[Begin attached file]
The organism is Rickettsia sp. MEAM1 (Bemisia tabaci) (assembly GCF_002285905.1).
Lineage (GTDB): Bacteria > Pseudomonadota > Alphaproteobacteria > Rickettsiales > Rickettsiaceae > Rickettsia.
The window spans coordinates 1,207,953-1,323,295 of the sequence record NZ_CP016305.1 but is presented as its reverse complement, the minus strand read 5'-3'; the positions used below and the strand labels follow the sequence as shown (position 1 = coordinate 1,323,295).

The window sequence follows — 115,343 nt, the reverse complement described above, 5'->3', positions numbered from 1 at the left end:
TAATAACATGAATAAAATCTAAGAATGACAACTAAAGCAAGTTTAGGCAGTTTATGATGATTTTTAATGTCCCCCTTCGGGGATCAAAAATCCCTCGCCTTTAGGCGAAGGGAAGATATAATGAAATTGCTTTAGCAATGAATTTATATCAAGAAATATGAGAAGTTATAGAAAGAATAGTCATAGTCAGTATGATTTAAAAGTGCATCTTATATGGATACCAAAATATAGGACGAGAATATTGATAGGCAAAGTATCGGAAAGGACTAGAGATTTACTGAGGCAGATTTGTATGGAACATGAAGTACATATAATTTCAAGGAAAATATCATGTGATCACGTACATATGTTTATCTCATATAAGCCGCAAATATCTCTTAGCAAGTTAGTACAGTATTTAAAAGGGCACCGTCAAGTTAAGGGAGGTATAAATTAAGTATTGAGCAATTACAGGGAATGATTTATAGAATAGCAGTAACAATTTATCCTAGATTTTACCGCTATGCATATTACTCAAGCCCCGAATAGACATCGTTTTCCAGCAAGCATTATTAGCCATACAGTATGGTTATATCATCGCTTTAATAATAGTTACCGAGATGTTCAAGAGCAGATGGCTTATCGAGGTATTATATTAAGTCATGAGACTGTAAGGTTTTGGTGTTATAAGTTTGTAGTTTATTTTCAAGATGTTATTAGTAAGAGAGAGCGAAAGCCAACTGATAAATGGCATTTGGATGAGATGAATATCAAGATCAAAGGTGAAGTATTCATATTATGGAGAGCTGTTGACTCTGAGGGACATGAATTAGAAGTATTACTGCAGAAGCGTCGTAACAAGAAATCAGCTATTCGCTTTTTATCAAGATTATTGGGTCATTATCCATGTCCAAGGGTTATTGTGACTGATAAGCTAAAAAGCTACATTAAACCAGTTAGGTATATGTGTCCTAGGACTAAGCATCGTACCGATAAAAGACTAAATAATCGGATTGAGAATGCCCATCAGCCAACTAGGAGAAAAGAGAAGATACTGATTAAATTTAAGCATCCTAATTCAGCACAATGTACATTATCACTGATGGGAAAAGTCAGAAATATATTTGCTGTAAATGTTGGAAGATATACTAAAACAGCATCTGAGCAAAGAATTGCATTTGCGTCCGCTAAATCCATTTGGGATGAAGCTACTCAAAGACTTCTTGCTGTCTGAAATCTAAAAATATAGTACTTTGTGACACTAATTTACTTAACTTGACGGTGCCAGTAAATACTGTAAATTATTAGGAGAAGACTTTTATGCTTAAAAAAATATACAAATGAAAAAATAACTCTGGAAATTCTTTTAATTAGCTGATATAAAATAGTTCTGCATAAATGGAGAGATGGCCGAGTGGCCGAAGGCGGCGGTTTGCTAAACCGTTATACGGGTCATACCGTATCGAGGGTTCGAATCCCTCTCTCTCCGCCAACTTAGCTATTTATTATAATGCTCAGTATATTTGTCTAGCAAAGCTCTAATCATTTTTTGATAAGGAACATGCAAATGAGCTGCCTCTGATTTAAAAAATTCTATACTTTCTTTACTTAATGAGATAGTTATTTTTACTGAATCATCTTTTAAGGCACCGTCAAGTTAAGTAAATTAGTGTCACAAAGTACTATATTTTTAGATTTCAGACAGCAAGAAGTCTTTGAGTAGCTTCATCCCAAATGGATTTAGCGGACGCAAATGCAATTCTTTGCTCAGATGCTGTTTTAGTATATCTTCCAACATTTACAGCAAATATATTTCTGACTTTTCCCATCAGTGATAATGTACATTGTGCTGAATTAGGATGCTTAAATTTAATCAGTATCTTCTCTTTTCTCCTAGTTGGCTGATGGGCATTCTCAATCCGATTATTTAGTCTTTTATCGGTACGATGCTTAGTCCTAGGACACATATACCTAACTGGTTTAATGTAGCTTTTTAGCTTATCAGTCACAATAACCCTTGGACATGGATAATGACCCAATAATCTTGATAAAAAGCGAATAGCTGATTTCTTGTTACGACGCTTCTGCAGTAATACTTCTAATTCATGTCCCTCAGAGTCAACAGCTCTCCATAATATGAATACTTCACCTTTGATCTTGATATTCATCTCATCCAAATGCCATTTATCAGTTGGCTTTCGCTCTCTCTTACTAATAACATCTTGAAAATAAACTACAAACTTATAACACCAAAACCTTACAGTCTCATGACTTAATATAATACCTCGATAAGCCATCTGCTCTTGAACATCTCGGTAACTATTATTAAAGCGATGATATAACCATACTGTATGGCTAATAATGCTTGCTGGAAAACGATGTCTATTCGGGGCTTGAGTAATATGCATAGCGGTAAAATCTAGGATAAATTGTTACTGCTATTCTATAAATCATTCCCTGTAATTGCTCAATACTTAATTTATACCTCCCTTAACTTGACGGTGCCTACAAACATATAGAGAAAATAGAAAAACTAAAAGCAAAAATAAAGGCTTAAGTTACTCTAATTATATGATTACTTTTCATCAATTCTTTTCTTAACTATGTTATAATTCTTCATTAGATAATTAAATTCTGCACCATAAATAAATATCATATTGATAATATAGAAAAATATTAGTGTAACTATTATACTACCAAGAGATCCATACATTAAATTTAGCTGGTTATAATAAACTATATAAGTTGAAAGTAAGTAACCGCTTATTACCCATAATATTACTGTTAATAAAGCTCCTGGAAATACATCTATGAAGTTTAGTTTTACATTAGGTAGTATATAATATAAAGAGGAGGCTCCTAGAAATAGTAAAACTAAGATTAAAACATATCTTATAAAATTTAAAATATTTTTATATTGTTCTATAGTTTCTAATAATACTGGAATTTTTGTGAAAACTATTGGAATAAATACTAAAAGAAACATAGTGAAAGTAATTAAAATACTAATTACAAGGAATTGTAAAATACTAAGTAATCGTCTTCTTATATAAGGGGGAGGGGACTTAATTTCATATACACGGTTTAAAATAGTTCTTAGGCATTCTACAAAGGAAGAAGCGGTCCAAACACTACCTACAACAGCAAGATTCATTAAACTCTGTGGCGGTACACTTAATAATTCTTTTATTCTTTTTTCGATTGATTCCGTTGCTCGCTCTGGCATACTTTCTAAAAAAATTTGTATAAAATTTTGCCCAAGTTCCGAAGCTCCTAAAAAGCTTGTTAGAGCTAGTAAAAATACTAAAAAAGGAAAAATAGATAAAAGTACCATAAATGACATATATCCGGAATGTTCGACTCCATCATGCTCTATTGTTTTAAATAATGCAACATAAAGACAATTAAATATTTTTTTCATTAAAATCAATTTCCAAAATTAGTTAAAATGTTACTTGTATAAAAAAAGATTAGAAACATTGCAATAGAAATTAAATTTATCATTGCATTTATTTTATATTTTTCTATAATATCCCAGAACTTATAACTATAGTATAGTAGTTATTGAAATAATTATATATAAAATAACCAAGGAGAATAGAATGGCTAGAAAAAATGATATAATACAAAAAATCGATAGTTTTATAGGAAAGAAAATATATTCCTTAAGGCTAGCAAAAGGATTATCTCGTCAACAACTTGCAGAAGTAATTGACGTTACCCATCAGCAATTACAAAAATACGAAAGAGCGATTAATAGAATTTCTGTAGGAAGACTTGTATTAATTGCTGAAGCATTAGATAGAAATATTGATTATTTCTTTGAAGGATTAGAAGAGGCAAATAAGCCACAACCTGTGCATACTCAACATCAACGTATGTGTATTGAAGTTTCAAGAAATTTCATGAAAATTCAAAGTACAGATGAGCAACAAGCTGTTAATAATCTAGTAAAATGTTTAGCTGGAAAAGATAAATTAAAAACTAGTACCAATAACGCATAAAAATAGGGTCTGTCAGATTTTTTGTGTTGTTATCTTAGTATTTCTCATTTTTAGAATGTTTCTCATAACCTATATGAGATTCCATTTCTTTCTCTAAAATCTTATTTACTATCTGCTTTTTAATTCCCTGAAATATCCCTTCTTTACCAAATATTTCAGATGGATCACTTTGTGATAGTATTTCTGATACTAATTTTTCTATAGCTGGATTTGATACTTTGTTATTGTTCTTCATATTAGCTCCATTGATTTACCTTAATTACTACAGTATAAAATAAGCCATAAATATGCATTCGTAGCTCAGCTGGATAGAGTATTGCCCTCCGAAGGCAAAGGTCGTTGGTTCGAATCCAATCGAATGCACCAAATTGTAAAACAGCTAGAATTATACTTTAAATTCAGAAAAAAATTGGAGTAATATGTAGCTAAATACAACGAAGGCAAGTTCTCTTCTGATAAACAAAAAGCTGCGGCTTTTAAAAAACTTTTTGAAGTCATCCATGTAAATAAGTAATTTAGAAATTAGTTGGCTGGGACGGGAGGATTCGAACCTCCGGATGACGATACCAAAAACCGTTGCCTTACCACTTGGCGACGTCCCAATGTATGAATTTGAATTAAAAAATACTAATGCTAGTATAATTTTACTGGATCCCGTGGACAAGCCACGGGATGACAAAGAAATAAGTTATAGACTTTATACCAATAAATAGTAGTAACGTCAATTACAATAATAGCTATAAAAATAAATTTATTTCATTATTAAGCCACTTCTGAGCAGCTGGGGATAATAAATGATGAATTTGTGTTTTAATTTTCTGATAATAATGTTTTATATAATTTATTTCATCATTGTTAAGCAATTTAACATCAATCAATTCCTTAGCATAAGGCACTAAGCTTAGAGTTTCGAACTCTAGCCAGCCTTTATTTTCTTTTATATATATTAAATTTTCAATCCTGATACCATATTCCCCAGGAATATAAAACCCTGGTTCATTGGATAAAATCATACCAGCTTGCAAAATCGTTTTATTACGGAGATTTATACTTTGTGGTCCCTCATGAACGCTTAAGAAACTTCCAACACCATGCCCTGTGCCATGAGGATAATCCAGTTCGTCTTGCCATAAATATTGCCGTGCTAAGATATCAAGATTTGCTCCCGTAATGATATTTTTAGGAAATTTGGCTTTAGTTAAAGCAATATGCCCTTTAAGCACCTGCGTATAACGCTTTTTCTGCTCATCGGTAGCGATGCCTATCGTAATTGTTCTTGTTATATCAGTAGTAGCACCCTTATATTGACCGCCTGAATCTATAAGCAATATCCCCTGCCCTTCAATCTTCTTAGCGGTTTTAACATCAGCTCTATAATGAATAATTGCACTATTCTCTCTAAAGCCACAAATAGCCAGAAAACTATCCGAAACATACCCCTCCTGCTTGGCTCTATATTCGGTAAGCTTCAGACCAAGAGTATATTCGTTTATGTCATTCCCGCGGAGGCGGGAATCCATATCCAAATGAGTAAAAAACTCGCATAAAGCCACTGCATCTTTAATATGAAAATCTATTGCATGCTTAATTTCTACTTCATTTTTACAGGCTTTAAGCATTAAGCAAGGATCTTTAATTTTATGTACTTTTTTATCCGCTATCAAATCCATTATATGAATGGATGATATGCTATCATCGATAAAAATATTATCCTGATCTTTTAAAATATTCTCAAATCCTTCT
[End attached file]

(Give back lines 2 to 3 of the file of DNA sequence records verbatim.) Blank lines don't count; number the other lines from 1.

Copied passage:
Lineage (GTDB): Bacteria > Pseudomonadota > Alphaproteobacteria > Rickettsiales > Rickettsiaceae > Rickettsia.
The window spans coordinates 1,207,953-1,323,295 of the sequence record NZ_CP016305.1 but is presented as its reverse complement, the minus strand read 5'-3'; the positions used below and the strand labels follow the sequence as shown (position 1 = coordinate 1,323,295).